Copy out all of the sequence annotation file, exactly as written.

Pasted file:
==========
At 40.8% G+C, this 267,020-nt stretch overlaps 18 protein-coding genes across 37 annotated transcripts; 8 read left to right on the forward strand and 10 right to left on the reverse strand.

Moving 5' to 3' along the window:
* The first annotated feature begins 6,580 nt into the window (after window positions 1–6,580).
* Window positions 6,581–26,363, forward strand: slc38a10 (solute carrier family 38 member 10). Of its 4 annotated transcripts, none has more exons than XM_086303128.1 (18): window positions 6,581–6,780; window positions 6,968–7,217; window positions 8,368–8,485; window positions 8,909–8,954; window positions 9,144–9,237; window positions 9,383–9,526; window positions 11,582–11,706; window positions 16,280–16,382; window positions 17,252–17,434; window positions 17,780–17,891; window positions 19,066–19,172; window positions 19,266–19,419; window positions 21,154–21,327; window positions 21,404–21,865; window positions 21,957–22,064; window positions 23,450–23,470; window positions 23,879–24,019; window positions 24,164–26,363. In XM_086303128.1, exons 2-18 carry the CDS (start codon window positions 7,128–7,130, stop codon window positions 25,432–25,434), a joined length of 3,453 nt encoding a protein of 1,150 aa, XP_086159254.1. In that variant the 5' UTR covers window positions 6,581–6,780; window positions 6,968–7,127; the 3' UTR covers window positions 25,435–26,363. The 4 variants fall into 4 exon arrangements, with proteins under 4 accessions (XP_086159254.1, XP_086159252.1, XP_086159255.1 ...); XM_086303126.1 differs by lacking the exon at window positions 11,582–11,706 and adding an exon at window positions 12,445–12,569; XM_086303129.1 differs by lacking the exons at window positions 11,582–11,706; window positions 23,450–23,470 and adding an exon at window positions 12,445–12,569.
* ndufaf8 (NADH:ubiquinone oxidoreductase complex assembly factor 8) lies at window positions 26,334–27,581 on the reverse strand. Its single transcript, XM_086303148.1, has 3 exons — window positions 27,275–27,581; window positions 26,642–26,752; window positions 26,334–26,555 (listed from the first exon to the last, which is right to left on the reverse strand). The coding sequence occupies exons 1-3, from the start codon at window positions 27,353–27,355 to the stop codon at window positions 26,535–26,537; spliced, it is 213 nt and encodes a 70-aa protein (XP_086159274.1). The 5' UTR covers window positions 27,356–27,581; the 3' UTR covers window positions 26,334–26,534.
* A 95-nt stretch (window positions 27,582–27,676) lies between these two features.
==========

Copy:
At 40.8% G+C, this 267,020-nt stretch overlaps 18 protein-coding genes across 37 annotated transcripts; 8 read left to right on the forward strand and 10 right to left on the reverse strand.

Moving 5' to 3' along the window:
* The first annotated feature begins 6,580 nt into the window (after window positions 1–6,580).
* Window positions 6,581–26,363, forward strand: slc38a10 (solute carrier family 38 member 10). Of its 4 annotated transcripts, none has more exons than XM_086303128.1 (18): window positions 6,581–6,780; window positions 6,968–7,217; window positions 8,368–8,485; window positions 8,909–8,954; window positions 9,144–9,237; window positions 9,383–9,526; window positions 11,582–11,706; window positions 16,280–16,382; window positions 17,252–17,434; window positions 17,780–17,891; window positions 19,066–19,172; window positions 19,266–19,419; window positions 21,154–21,327; window positions 21,404–21,865; window positions 21,957–22,064; window positions 23,450–23,470; window positions 23,879–24,019; window positions 24,164–26,363. In XM_086303128.1, exons 2-18 carry the CDS (start codon window positions 7,128–7,130, stop codon window positions 25,432–25,434), a joined length of 3,453 nt encoding a protein of 1,150 aa, XP_086159254.1. In that variant the 5' UTR covers window positions 6,581–6,780; window positions 6,968–7,127; the 3' UTR covers window positions 25,435–26,363. The 4 variants fall into 4 exon arrangements, with proteins under 4 accessions (XP_086159254.1, XP_086159252.1, XP_086159255.1 ...); XM_086303126.1 differs by lacking the exon at window positions 11,582–11,706 and adding an exon at window positions 12,445–12,569; XM_086303129.1 differs by lacking the exons at window positions 11,582–11,706; window positions 23,450–23,470 and adding an exon at window positions 12,445–12,569.
* ndufaf8 (NADH:ubiquinone oxidoreductase complex assembly factor 8) lies at window positions 26,334–27,581 on the reverse strand. Its single transcript, XM_086303148.1, has 3 exons — window positions 27,275–27,581; window positions 26,642–26,752; window positions 26,334–26,555 (listed from the first exon to the last, which is right to left on the reverse strand). The coding sequence occupies exons 1-3, from the start codon at window positions 27,353–27,355 to the stop codon at window positions 26,535–26,537; spliced, it is 213 nt and encodes a 70-aa protein (XP_086159274.1). The 5' UTR covers window positions 27,356–27,581; the 3' UTR covers window positions 26,334–26,534.
* A 95-nt stretch (window positions 27,582–27,676) lies between these two features.